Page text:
Humans Reach South Pole – 1911
The first humans to reach the South Pole (in recorded history) are Norwegian Roald Amundsen and his party of four companions, Hanssen, Hassel, Wisting, and Bjaaland. (They also had 17 sled dogs!)
Are you wondering why they traveled to such a frosty-cold place in the middle of winter?
Think about it...
Of course, the South Pole is in Southern Hemisphere, so December is part of its summer!
There was a bit of a “race” to the geographic pole (the southern point of the axis on which the Earth rotates). British explorer Robert Falcon Scott, who had come about 100 miles away from the pole in an earlier attempt, was leading one expedition, and Amundsen (pictured here) led another.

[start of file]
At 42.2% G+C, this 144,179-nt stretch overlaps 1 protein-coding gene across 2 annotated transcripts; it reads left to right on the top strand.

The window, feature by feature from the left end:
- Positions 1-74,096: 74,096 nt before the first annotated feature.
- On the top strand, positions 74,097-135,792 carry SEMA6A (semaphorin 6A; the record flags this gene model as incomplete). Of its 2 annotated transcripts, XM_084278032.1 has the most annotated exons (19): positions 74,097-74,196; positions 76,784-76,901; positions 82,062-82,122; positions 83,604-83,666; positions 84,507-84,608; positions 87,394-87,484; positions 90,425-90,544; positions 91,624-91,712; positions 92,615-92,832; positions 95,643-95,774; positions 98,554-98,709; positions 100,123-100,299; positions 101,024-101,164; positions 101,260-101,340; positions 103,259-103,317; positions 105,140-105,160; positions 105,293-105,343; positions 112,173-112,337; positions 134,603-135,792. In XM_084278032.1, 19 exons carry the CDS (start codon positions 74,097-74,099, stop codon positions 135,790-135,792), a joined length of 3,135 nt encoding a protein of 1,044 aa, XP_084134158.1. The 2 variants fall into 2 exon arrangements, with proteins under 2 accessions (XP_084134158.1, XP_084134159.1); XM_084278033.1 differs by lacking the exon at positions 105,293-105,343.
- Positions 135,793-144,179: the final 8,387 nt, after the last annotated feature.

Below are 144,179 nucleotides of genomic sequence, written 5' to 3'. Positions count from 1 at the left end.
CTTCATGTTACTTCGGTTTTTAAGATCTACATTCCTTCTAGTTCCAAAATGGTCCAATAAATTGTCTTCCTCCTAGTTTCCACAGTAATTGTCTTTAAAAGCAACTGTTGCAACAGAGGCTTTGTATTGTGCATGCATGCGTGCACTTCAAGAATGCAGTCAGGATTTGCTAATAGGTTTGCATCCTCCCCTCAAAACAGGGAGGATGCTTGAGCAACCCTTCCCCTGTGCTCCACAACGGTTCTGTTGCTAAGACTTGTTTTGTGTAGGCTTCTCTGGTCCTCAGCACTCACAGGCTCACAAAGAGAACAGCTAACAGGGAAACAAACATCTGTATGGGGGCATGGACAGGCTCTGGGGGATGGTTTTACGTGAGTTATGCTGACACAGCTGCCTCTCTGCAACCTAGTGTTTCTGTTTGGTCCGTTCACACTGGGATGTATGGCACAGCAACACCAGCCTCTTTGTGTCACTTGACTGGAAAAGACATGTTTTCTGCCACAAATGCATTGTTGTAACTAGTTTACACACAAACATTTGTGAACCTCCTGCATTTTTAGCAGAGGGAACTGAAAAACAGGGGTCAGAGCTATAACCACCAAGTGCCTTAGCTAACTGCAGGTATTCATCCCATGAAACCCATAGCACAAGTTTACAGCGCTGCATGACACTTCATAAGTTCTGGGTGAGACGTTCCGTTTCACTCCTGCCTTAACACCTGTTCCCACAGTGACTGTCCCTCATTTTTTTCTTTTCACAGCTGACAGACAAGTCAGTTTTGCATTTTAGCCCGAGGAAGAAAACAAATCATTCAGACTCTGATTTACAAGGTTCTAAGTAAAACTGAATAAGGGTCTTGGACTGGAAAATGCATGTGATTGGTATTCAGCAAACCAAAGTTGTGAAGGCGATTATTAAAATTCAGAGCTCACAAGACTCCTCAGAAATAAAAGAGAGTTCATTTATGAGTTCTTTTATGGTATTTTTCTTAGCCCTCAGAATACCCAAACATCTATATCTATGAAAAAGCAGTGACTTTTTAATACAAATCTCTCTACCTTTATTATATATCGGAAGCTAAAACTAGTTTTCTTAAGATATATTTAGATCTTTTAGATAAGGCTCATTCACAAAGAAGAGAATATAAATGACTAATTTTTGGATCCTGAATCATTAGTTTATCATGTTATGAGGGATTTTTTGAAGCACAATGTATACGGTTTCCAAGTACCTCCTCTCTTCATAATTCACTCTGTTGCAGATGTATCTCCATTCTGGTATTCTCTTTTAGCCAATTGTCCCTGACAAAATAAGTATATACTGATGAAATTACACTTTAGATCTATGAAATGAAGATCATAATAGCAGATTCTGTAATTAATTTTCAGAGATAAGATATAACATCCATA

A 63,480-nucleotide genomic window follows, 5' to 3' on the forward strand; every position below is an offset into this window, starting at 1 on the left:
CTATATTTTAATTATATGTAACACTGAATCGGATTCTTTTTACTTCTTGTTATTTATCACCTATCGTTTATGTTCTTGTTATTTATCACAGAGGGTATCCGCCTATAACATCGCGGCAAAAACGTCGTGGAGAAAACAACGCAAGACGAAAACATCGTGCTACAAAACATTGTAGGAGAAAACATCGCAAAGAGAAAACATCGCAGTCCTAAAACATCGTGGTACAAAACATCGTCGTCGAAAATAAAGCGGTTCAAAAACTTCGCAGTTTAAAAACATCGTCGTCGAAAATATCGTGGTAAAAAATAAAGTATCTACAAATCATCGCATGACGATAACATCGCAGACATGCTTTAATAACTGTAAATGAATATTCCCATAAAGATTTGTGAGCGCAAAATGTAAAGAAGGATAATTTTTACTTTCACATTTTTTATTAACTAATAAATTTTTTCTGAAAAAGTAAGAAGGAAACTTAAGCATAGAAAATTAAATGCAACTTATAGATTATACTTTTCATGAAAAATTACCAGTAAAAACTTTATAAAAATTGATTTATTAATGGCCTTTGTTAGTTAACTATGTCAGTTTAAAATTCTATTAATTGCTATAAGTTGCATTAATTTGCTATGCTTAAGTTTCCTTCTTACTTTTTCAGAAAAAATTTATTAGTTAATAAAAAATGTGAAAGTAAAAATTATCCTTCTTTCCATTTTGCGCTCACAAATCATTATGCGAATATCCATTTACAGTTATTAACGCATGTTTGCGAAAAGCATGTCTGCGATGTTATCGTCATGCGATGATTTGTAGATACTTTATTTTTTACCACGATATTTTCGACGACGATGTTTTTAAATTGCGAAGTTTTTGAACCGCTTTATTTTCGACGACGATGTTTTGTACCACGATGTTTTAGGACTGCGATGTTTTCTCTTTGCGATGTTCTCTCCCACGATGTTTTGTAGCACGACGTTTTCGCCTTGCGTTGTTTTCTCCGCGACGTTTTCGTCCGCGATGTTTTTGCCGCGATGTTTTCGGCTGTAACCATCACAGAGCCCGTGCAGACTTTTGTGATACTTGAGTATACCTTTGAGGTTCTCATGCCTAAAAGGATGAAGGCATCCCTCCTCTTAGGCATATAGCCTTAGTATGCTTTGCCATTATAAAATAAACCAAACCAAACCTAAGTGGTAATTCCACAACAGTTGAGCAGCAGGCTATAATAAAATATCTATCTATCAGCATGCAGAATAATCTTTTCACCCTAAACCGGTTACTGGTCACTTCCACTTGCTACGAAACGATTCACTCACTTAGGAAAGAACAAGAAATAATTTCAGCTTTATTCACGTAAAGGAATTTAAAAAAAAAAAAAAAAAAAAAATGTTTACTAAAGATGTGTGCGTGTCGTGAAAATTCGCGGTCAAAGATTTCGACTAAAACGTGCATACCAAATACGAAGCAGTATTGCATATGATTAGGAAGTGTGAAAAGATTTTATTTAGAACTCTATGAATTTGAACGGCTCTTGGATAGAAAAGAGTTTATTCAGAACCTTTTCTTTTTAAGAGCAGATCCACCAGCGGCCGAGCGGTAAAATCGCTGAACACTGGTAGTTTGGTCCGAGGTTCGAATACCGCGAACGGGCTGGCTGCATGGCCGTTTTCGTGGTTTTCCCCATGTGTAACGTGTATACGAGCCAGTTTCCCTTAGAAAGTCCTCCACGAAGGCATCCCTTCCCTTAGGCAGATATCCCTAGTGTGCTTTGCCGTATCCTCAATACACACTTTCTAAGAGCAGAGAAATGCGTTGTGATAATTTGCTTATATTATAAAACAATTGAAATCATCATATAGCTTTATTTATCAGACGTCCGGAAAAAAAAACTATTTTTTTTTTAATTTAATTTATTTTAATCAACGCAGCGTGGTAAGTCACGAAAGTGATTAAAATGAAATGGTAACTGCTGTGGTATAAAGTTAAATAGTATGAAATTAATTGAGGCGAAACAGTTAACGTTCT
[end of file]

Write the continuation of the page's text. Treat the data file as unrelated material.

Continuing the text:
Of course, you know that the Norwegian team won that race. Amundsen and his party left a small tent and a letter, stating their accomplishment, in case they didn't get back to base camp.
Scott's team reached the South Pole on January 17, 1912, just 34 days after Amundsen.
All five of the Norwegians safely reached base camp to announce their success. (Only 11 of the 17 dogs made it back.) Tragically, all five of the British team died of starvation and cold on the return trip to the base camp. Although Amundsen proved to be a very careful planner and a good leader, the main reason that the Scott party died is because they experienced exceptionally and unseasonably severe weather.
- Go to Zoom School to explore more about Antarctica and the South Pole.
- Learn about life under Antarctic ice!
This is what the South Pole looks like now: